Ramadan is a time of spiritual reflection, improvement and increased devotion and worship. Muslims are expected to put more effort into following the teachings of Islam.
The fast begins at dawn and ends at sunset. In addition to abstaining from eating and drinking during this time, Muslims also increase restraint, such as abstaining from sexual relations and generally sinful speech and behaviour.
The act of fasting is said to redirect the heart away from worldly activities, its purpose being to cleanse the soul by freeing it from harmful impurities. Ramadan also teaches Muslims how to better practice self-discipline, self-control, sacrifice, and empathy for those who are less fortunate; thus encouraging actions of generosity and compulsory charity
It becomes compulsory for Muslims to start fasting when they reach puberty, so long as they are healthy and sane, and have no disabilities or illnesses. Many children endeavour to complete as many fasts as possible as practice for later life.
Exemptions to fasting are travel, menstruation, severe illness, pregnancy, and breastfeeding. However, many Muslims with medical conditions insist on fasting to satisfy their spiritual needs, although it is not recommended by the hadith. Professionals should closely monitor such individuals who decide to persist with fasting.
Those who were unable to fast still must make up the days missed later. Muslims do not have to complete this if they are unable to, in the Quran it says that if somebody has difficulty participation in fasting then they do not have to. An example of a time when you are unable to is: being homeless or poor, being malnourished, pregnant, being a new born baby or having any illness preventing this from happening.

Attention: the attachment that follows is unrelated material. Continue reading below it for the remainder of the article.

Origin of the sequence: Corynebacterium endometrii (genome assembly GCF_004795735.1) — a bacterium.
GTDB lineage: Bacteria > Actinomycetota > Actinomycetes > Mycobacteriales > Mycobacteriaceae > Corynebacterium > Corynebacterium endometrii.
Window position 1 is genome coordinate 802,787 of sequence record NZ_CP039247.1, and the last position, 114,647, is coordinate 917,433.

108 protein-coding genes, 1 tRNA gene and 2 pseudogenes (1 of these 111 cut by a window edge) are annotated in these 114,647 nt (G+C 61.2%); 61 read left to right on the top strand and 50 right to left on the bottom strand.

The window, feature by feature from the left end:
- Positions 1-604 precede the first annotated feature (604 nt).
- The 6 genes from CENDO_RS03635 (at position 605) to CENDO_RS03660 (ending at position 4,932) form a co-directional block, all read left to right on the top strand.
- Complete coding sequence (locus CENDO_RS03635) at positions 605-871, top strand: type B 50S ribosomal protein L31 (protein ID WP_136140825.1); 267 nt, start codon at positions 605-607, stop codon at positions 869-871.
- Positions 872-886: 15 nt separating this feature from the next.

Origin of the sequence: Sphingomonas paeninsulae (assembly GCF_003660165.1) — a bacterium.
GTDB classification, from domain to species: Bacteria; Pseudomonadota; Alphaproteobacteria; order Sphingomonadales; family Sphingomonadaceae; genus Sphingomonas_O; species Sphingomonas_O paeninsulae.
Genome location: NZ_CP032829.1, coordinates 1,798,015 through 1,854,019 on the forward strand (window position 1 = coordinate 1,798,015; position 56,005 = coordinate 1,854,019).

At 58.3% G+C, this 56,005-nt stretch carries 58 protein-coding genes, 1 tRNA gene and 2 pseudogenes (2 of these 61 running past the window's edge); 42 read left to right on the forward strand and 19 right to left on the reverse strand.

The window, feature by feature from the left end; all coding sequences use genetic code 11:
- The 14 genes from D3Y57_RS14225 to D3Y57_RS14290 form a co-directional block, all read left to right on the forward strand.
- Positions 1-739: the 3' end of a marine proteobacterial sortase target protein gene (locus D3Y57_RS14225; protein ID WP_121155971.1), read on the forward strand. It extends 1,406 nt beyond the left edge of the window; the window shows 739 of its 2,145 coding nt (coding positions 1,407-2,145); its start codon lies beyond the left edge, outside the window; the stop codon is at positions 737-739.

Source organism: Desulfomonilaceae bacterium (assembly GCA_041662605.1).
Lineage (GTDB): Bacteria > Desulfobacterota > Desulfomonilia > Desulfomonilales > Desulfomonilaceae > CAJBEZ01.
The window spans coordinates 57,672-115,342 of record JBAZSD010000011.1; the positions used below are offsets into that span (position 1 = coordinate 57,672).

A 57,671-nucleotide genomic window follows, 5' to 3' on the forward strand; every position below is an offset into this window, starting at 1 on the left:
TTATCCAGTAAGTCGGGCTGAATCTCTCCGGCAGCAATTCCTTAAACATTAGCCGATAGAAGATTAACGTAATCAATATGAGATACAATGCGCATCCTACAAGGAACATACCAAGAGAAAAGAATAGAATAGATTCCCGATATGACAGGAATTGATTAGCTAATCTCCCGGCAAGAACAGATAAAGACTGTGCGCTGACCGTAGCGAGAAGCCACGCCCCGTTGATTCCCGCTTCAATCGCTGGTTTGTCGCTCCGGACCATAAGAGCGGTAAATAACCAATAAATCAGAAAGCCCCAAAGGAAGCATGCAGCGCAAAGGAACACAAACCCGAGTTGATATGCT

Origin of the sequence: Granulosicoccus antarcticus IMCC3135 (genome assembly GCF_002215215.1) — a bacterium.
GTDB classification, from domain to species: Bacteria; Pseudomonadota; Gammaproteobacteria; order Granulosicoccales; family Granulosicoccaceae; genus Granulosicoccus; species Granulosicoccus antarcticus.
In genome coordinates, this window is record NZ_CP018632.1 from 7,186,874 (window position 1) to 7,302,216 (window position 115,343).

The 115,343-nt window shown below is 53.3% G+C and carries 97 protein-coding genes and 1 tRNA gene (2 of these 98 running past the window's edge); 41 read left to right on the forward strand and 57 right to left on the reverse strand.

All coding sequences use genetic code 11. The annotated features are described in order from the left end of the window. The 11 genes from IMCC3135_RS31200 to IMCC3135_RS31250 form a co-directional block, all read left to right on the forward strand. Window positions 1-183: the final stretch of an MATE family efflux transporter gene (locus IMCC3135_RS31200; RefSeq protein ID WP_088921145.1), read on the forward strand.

The word Ramadan comes from…
The word Ramadan comes from the Arabic root ramiḍa or ar-ramaḍ, which means scorching heat or dryness.
Fasting is fard for adult Muslims, except those who are suffering from an illness, travelling, are elderly, pregnant, breastfeeding, diabetic, chronically ill or menstruating. Fasting the month of Ramadan was made obligatory (fard) during the month of Sha’ban, in the second year after the Muslims migrated from Mecca to Medina.
Fatwas have been issued declaring that Muslims who live in regions with a natural phenomenon such as the midnight sun or polar night should follow the timetable of Mecca, but the more commonly accepted opinion is that Muslims in those areas should follow the timetable of the closest country to them in which night can be distinguished from day.
While fasting from dawn until sunset, Muslims refrain from consuming food, drinking liquids, smoking, and engaging in sexual relations. Muslims are also instructed to refrain from sinful behavior that may negate the reward of fasting, such as false speech (insulting, backbiting, cursing, lying, etc.) and fighting except in self-defense.Pre-fast meals before dawn are referred to as Suhoor, while the post-fast breaking feasts after sunset are called Iftar.
Spiritual rewards (thawab) for fasting are also believed to be multiplied within the month of Ramadan. Fasting for Muslims during Ramadan typically includes the increased offering of salat (prayers), recitation of the Quran and an increase of doing good deeds and charity.